Having a new quilt cut out and ready for piecing is like having a new novel by your favourite author. Do you get stuck straight into it, or just spend a big more time savouring the thought that it is there waiting for you? Because you know that once you start, real life might just get forgotten/ignored for a little while.
I'm afraid I won't be sharing the piecing process of this quilt (I look forward to sharing it here one day when it's completed). But I do have something else that I'll be sharing with you. Come back on Friday for my first ever blog giveaway. I'm pretty excited about it, and I'm hoping you will be too!
After hounding you with reminders about my ‘upcoming workshop‘ I know some of you are curious how it went.
Well, from my perspective it was a wonderful experience. I was rather nervous before hand. I liked the curriculum I had planned, but whether or not it would all work out in class remained to be seen.
Day one was intense. The workshop participants spent time drawing their chosen plant, designing a composition they were happy with, and then drawing up the composition into a manageable quilt pattern. I was exhausted at the end of this day, but completely over the moon that by the end of the day all five ladies had a quilt design completed that they (and I) were happy with. (This was the day I had been most nervous about).
Day two was spent selecting fabric and cutting out the little quilts. We spent some time making sure we had a good working system in place for this. Not quite as intense for me, but I think the ladies felt the challenge! They did super and almost all the quilts were cut out at the end of the day.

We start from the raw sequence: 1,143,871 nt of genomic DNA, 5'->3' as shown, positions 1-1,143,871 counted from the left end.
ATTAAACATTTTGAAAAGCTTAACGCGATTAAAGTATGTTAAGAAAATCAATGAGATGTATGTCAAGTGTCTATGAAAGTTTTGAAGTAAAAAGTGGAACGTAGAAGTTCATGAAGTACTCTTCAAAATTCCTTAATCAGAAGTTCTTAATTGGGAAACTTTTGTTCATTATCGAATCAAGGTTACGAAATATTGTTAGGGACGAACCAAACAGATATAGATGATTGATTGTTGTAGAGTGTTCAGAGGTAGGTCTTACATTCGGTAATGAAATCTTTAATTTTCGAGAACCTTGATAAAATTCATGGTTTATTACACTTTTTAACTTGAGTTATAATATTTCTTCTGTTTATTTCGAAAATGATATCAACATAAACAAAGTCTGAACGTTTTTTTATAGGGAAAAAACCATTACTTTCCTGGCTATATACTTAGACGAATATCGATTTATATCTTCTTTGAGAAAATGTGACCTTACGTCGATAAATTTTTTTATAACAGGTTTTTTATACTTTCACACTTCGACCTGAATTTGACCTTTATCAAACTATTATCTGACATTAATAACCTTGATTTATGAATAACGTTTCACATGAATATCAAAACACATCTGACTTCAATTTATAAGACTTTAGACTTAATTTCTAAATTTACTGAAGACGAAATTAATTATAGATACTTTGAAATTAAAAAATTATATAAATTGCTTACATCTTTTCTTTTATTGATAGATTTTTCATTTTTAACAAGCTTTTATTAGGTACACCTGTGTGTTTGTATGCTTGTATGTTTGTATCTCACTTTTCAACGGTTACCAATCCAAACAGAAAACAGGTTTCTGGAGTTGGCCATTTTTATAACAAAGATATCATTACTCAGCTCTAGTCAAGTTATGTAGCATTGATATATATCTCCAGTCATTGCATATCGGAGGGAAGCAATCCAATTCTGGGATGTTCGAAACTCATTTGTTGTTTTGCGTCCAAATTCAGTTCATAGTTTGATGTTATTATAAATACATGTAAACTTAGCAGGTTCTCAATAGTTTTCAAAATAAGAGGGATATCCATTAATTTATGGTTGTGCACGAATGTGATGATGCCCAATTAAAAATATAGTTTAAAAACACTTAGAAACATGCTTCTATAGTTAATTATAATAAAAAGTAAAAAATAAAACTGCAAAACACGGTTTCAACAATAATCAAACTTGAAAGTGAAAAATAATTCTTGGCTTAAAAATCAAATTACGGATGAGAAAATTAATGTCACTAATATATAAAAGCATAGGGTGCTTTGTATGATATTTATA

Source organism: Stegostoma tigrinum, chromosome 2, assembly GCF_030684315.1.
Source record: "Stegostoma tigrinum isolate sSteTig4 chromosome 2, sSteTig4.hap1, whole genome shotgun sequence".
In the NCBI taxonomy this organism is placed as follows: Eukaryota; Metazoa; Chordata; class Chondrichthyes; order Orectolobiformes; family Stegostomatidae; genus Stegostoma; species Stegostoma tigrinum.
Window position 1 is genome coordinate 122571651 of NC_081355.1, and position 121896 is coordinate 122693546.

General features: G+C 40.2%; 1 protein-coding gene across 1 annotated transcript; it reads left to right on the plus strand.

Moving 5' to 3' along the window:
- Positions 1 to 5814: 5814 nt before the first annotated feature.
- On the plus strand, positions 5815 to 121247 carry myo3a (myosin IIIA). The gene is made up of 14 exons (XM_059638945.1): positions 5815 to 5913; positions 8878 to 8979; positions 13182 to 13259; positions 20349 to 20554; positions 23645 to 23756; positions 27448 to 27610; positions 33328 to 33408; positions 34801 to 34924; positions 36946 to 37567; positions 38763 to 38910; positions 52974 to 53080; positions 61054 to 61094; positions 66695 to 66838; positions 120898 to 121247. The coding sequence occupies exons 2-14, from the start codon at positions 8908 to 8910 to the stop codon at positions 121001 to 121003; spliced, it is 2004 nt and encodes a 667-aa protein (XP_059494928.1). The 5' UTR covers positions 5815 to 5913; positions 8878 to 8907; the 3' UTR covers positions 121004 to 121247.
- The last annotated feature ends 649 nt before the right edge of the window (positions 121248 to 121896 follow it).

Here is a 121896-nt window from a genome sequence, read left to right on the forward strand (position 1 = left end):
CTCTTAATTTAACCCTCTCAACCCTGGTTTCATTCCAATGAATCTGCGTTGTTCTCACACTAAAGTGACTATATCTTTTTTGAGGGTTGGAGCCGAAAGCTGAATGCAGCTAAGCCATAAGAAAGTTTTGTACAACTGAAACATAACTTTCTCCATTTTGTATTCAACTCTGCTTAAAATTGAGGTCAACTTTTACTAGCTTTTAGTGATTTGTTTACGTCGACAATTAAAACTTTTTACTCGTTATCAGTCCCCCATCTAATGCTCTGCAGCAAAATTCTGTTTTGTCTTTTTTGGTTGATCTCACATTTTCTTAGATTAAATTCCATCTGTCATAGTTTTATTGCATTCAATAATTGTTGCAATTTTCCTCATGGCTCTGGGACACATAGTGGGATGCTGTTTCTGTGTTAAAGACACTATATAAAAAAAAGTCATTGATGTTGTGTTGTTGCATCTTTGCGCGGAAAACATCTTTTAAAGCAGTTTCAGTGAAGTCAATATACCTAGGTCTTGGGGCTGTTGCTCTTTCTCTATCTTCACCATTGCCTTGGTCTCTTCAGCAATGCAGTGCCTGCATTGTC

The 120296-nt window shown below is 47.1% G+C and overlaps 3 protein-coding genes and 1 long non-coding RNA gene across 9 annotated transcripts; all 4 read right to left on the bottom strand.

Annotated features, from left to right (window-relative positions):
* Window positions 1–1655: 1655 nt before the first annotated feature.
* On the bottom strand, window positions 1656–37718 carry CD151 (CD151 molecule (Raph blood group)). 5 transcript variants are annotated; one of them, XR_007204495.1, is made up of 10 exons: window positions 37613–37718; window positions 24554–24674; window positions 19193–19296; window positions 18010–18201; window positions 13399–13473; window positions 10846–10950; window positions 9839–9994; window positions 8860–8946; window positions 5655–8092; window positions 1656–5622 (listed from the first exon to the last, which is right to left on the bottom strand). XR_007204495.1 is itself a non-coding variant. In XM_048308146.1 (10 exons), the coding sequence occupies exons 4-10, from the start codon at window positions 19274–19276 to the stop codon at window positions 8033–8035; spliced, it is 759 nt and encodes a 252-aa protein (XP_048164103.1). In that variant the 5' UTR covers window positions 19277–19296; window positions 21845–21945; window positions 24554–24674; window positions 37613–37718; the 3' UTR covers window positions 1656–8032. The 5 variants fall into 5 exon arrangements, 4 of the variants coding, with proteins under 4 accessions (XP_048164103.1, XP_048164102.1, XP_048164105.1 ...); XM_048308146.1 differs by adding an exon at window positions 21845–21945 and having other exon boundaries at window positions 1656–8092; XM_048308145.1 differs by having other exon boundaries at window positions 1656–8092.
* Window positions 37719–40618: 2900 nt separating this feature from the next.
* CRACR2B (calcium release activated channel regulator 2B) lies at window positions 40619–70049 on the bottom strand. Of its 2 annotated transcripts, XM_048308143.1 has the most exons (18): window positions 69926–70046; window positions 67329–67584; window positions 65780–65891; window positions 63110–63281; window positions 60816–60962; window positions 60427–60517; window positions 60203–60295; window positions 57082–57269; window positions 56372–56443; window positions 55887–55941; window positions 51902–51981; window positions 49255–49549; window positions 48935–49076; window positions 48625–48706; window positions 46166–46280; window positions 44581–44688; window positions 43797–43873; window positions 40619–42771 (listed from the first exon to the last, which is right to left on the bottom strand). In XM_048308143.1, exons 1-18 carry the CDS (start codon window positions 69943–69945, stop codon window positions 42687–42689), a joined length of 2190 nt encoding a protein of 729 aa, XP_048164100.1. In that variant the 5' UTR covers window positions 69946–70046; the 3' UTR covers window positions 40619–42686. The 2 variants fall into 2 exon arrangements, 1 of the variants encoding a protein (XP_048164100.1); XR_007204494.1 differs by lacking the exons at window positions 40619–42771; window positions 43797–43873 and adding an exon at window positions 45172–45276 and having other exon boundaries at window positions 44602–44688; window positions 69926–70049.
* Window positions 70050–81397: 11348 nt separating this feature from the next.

Day three posed a new challenge – learning how to put all those little pieces together again. Although this was rather daunting to start with, most of the participants had settled into a good rhythm for this by the end of the day.
After three intense days of teaching, I’m ready for something a little less stimulating this week. But I’m so happy that the whole workshop experience was so enjoyable. Thank you, ladies!
Now I’m looking forward to many more workshops over the years, the Lord willing!
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… pulled put some satay chicken and fragrant butter rice from the freezer for tonight's dinner (and cut up some cucumber for on the side)…
…prepared for tonight's Bible Study meeting (loving this series by Alistair Begg)…
…prepare for my upcoming workshop (aided by a cup of coffee, of course)…
…cuddled the baby who refused to settle (all the way through my scheduled sewing time)…
…sourced quilt backing fabric for a song at Spotlight (30% off when you finish the roll – includes already discounted fabrics)…
…admired chunky baby knees (and wondered how to keep that big baby tummy covered)…
…enjoyed a rare 'just because i like it' patchwork fabric purchase (a large pack of 'architextures' fat quarters)…
…watched the baby laugh uncontrollably at some silly big-brother-antic (over and over)…
I hope you had a good day, too!